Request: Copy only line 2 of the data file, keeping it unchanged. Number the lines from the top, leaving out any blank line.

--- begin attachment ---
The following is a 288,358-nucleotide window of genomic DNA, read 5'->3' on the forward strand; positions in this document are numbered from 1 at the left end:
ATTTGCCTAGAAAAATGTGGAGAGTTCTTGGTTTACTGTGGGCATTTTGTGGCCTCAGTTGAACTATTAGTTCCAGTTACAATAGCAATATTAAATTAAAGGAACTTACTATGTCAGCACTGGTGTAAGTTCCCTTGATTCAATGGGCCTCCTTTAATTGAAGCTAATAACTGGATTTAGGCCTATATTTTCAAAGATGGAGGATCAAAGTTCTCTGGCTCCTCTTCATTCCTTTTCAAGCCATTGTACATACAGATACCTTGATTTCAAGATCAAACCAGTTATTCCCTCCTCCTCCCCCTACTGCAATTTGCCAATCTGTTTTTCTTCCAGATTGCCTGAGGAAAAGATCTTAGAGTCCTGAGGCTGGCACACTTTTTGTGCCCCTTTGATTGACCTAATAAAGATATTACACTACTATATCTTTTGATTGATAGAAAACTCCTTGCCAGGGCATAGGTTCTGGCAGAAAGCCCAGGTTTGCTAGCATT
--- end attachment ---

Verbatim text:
ATTTGCCTAGAAAAATGTGGAGAGTTCTTGGTTTACTGTGGGCATTTTGTGGCCTCAGTTGAACTATTAGTTCCAGTTACAATAGCAATATTAAATTAAAGGAACTTACTATGTCAGCACTGGTGTAAGTTCCCTTGATTCAATGGGCCTCCTTTAATTGAAGCTAATAACTGGATTTAGGCCTATATTTTCAAAGATGGAGGATCAAAGTTCTCTGGCTCCTCTTCATTCCTTTTCAAGCCATTGTACATACAGATACCTTGATTTCAAGATCAAACCAGTTATTCCCTCCTCCTCCCCCTACTGCAATTTGCCAATCTGTTTTTCTTCCAGATTGCCTGAGGAAAAGATCTTAGAGTCCTGAGGCTGGCACACTTTTTGTGCCCCTTTGATTGACCTAATAAAGATATTACACTACTATATCTTTTGATTGATAGAAAACTCCTTGCCAGGGCATAGGTTCTGGCAGAAAGCCCAGGTTTGCTAGCATT